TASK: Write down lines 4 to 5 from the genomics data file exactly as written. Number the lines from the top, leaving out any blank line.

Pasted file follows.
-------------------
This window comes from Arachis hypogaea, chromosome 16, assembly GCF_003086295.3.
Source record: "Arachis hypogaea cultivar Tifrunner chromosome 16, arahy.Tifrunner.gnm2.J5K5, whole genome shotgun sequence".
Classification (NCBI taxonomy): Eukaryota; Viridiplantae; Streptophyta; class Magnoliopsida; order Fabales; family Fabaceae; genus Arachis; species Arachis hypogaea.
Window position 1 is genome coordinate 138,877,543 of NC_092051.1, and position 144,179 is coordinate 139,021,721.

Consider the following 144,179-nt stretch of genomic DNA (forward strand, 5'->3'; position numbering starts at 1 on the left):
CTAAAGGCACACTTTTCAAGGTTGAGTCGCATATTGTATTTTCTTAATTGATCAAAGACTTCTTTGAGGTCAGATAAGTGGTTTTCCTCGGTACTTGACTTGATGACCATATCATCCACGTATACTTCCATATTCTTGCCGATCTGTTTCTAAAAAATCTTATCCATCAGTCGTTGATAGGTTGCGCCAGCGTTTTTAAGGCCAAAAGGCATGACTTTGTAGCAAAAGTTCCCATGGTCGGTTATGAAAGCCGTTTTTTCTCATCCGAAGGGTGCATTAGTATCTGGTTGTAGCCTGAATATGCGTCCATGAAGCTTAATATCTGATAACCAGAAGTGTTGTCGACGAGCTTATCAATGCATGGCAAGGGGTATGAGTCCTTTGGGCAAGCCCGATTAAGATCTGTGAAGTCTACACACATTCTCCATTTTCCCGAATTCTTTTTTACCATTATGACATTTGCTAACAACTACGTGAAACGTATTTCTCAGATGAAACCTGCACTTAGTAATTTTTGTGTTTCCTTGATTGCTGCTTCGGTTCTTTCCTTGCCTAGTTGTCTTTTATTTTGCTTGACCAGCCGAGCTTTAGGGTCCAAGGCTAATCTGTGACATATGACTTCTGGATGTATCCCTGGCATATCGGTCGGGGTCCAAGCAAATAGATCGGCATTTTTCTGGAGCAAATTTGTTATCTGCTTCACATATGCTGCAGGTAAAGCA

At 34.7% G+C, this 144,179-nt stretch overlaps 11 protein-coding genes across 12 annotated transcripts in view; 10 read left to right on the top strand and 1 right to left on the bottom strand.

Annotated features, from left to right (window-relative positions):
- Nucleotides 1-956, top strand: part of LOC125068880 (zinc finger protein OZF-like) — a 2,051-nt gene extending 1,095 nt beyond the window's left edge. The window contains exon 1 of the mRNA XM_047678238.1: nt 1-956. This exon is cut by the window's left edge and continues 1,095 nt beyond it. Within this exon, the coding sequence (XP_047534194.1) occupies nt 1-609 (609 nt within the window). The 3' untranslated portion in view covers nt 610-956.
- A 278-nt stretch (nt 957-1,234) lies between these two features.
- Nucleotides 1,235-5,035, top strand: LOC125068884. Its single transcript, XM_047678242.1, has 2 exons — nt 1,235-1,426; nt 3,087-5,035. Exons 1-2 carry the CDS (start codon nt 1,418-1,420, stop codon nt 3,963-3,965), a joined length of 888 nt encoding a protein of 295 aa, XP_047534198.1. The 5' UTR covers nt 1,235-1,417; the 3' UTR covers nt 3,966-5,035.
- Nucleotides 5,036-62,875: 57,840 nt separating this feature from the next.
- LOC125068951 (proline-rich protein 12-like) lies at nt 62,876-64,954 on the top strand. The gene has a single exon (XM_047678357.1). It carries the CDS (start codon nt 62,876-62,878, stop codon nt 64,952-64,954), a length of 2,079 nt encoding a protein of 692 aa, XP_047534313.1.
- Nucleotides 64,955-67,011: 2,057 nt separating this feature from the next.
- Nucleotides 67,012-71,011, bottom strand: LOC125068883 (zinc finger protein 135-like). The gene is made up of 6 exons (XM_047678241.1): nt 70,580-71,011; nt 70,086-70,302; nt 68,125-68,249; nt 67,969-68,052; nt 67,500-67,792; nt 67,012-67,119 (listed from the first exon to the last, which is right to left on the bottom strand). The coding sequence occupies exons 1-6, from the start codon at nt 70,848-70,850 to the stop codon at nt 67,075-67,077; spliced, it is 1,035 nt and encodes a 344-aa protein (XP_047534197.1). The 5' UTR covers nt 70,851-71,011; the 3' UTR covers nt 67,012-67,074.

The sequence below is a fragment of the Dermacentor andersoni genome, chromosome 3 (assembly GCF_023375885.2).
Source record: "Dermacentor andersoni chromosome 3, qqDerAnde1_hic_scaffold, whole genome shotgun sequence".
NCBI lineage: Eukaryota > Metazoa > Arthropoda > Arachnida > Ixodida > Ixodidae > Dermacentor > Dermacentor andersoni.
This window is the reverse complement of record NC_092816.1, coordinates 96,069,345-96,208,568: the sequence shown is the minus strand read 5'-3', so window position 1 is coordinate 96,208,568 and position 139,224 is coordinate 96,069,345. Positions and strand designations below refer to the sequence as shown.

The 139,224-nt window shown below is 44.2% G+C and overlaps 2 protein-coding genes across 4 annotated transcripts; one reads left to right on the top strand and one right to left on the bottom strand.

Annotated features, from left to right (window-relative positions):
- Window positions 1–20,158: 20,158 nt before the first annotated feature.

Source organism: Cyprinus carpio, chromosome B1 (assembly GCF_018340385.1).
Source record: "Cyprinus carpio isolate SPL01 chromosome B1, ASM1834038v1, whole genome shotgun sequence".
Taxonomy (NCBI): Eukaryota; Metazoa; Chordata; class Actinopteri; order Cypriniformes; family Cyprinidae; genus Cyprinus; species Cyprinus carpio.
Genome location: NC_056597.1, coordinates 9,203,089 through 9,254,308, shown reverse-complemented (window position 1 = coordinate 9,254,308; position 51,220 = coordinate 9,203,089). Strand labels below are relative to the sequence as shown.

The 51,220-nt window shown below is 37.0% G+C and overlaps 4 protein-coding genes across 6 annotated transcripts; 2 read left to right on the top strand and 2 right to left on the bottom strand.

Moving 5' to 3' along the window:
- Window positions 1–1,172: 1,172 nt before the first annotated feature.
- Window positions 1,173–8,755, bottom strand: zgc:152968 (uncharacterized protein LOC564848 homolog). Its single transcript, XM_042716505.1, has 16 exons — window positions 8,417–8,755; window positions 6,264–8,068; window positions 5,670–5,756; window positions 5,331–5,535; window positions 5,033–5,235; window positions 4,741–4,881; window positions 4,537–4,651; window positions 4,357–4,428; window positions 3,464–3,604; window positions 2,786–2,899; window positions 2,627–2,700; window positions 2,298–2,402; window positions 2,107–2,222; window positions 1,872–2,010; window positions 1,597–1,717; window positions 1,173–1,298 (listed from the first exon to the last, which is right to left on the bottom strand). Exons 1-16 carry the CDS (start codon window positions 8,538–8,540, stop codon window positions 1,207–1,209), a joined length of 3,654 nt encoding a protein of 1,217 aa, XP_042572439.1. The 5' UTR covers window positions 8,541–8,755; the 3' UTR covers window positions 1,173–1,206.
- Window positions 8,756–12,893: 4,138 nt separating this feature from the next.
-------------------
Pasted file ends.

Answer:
Window position 1 is genome coordinate 138,877,543 of NC_092051.1, and position 144,179 is coordinate 139,021,721.

Consider the following 144,179-nt stretch of genomic DNA (forward strand, 5'->3'; position numbering starts at 1 on the left):